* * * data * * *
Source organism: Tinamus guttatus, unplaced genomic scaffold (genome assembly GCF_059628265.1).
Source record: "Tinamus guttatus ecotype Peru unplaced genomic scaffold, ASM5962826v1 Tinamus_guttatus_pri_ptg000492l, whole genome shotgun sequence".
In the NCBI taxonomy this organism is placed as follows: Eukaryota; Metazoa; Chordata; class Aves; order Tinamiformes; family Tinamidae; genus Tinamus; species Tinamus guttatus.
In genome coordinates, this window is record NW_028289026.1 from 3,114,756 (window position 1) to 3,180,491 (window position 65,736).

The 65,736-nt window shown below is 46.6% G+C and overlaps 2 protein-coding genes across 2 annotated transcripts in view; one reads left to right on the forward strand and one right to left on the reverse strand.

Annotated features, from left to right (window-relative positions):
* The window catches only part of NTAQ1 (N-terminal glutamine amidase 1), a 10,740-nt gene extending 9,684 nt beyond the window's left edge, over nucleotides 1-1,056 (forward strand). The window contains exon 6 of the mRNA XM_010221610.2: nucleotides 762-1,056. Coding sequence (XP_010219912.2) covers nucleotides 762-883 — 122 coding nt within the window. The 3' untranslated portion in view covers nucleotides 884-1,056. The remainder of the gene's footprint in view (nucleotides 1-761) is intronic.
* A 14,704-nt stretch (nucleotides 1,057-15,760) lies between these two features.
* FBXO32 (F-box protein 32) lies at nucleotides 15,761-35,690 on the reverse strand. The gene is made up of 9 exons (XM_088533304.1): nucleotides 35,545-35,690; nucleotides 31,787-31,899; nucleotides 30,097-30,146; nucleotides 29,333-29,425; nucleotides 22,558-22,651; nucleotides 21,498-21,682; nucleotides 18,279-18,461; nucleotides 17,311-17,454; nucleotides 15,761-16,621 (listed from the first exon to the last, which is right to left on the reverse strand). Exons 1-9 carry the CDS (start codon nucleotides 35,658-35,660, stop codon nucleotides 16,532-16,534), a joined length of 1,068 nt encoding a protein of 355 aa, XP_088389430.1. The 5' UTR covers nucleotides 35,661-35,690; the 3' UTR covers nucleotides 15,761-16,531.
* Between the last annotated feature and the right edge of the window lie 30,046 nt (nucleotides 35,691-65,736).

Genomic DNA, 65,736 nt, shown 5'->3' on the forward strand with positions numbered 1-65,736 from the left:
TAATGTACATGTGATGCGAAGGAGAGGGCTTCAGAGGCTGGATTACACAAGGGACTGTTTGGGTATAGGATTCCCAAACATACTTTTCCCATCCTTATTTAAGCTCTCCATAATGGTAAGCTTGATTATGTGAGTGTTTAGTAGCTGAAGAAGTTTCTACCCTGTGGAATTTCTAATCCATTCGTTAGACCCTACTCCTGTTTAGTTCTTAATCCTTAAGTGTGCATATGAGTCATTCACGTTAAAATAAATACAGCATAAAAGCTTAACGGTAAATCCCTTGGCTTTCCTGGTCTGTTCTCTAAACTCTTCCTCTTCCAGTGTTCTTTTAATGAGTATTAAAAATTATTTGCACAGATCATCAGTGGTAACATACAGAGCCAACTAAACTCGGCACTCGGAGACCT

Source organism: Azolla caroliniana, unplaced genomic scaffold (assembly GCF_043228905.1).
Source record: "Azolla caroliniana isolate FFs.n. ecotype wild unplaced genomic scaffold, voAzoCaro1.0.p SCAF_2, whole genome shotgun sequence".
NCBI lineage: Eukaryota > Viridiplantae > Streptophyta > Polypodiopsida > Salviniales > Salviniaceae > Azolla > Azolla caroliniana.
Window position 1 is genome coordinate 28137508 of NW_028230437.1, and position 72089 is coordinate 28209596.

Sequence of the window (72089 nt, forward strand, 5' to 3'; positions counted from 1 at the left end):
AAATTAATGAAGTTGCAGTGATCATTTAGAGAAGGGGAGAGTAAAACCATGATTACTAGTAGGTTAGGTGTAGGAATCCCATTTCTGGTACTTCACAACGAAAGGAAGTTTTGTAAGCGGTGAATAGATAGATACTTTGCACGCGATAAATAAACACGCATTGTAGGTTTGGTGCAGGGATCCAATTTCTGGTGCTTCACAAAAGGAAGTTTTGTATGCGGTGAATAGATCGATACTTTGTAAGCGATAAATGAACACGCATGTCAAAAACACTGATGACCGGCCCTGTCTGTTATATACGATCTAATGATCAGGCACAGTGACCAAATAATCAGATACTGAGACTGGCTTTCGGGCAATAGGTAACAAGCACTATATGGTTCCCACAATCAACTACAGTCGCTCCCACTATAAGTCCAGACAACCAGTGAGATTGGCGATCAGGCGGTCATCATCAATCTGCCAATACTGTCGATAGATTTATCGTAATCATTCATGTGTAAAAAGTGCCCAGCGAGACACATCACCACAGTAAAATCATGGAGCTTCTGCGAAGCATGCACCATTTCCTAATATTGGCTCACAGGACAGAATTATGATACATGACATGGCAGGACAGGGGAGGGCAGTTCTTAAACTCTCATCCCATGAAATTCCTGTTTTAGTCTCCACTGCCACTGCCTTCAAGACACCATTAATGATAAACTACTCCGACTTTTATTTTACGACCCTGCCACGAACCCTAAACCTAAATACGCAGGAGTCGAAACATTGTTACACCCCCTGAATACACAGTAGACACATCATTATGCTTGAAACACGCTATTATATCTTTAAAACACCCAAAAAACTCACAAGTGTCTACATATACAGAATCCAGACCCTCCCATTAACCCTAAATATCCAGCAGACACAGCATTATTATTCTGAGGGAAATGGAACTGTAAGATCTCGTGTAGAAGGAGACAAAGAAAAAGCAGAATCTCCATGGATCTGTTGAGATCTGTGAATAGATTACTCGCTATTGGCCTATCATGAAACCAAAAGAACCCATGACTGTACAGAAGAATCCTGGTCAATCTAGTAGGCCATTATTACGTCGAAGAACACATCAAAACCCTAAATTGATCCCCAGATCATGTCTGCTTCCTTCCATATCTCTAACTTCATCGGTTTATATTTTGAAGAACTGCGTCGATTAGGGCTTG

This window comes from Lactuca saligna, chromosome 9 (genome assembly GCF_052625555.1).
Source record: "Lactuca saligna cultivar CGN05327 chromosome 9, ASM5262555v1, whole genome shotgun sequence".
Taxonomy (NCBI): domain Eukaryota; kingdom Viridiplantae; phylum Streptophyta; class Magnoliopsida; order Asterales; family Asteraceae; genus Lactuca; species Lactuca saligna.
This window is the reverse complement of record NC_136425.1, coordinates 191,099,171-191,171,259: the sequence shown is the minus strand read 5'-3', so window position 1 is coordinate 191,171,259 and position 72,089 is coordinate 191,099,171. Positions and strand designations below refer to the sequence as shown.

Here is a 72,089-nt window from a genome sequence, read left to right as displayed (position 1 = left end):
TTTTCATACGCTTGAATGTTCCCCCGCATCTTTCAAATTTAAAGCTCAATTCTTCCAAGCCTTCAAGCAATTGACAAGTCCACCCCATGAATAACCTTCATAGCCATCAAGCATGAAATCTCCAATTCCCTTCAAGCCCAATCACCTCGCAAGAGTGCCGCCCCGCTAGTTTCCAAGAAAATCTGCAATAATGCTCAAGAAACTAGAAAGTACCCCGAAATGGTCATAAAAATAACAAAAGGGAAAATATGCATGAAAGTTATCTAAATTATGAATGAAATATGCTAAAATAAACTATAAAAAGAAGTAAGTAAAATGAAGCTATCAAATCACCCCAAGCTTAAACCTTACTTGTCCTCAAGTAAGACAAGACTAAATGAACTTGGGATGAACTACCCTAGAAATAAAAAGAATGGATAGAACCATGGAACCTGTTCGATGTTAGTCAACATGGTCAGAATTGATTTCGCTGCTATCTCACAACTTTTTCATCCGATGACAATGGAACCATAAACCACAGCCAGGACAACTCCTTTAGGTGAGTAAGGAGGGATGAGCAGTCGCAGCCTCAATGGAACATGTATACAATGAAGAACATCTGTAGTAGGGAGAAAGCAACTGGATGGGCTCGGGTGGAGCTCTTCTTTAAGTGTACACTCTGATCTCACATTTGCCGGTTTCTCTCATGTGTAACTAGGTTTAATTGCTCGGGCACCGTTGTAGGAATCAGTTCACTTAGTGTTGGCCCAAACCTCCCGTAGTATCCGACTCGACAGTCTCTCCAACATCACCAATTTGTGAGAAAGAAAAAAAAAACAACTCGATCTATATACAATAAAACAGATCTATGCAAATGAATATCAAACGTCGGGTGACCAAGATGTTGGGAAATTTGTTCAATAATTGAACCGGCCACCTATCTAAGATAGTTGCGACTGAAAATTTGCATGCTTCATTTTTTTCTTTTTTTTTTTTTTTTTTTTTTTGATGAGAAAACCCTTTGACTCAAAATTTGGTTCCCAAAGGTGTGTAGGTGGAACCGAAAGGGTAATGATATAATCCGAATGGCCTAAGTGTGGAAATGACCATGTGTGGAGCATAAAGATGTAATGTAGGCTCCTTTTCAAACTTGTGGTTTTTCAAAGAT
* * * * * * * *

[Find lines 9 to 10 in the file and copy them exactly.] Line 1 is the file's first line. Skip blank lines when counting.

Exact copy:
* FBXO32 (F-box protein 32) lies at nucleotides 15,761-35,690 on the reverse strand. The gene is made up of 9 exons (XM_088533304.1): nucleotides 35,545-35,690; nucleotides 31,787-31,899; nucleotides 30,097-30,146; nucleotides 29,333-29,425; nucleotides 22,558-22,651; nucleotides 21,498-21,682; nucleotides 18,279-18,461; nucleotides 17,311-17,454; nucleotides 15,761-16,621 (listed from the first exon to the last, which is right to left on the reverse strand). Exons 1-9 carry the CDS (start codon nucleotides 35,658-35,660, stop codon nucleotides 16,532-16,534), a joined length of 1,068 nt encoding a protein of 355 aa, XP_088389430.1. The 5' UTR covers nucleotides 35,661-35,690; the 3' UTR covers nucleotides 15,761-16,531.
* Between the last annotated feature and the right edge of the window lie 30,046 nt (nucleotides 35,691-65,736).